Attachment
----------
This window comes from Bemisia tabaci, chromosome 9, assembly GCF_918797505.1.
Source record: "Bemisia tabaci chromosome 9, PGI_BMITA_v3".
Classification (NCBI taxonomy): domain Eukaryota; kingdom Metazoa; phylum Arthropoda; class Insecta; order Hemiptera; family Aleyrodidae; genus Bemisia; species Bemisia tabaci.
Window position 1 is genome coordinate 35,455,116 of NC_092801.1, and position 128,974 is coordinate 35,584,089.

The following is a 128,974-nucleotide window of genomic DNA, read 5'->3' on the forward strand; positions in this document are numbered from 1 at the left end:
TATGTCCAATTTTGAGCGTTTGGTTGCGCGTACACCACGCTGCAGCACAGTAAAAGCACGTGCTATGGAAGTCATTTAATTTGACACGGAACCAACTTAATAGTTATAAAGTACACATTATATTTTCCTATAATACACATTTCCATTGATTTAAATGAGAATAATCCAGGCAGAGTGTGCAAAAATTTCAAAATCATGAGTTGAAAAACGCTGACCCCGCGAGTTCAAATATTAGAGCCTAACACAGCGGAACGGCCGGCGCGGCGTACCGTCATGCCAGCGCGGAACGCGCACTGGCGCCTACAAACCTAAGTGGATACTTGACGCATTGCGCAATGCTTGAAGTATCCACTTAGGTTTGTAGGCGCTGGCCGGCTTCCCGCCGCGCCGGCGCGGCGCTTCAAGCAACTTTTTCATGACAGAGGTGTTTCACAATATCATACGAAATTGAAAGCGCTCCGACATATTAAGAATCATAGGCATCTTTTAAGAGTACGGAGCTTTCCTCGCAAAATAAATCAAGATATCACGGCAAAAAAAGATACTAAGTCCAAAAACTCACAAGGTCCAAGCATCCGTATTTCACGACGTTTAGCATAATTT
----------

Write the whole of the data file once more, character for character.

This window comes from Bemisia tabaci, chromosome 9, assembly GCF_918797505.1.
Source record: "Bemisia tabaci chromosome 9, PGI_BMITA_v3".
Classification (NCBI taxonomy): domain Eukaryota; kingdom Metazoa; phylum Arthropoda; class Insecta; order Hemiptera; family Aleyrodidae; genus Bemisia; species Bemisia tabaci.
Window position 1 is genome coordinate 35,455,116 of NC_092801.1, and position 128,974 is coordinate 35,584,089.

The following is a 128,974-nucleotide window of genomic DNA, read 5'->3' on the forward strand; positions in this document are numbered from 1 at the left end:
TATGTCCAATTTTGAGCGTTTGGTTGCGCGTACACCACGCTGCAGCACAGTAAAAGCACGTGCTATGGAAGTCATTTAATTTGACACGGAACCAACTTAATAGTTATAAAGTACACATTATATTTTCCTATAATACACATTTCCATTGATTTAAATGAGAATAATCCAGGCAGAGTGTGCAAAAATTTCAAAATCATGAGTTGAAAAACGCTGACCCCGCGAGTTCAAATATTAGAGCCTAACACAGCGGAACGGCCGGCGCGGCGTACCGTCATGCCAGCGCGGAACGCGCACTGGCGCCTACAAACCTAAGTGGATACTTGACGCATTGCGCAATGCTTGAAGTATCCACTTAGGTTTGTAGGCGCTGGCCGGCTTCCCGCCGCGCCGGCGCGGCGCTTCAAGCAACTTTTTCATGACAGAGGTGTTTCACAATATCATACGAAATTGAAAGCGCTCCGACATATTAAGAATCATAGGCATCTTTTAAGAGTACGGAGCTTTCCTCGCAAAATAAATCAAGATATCACGGCAAAAAAAGATACTAAGTCCAAAAACTCACAAGGTCCAAGCATCCGTATTTCACGACGTTTAGCATAATTT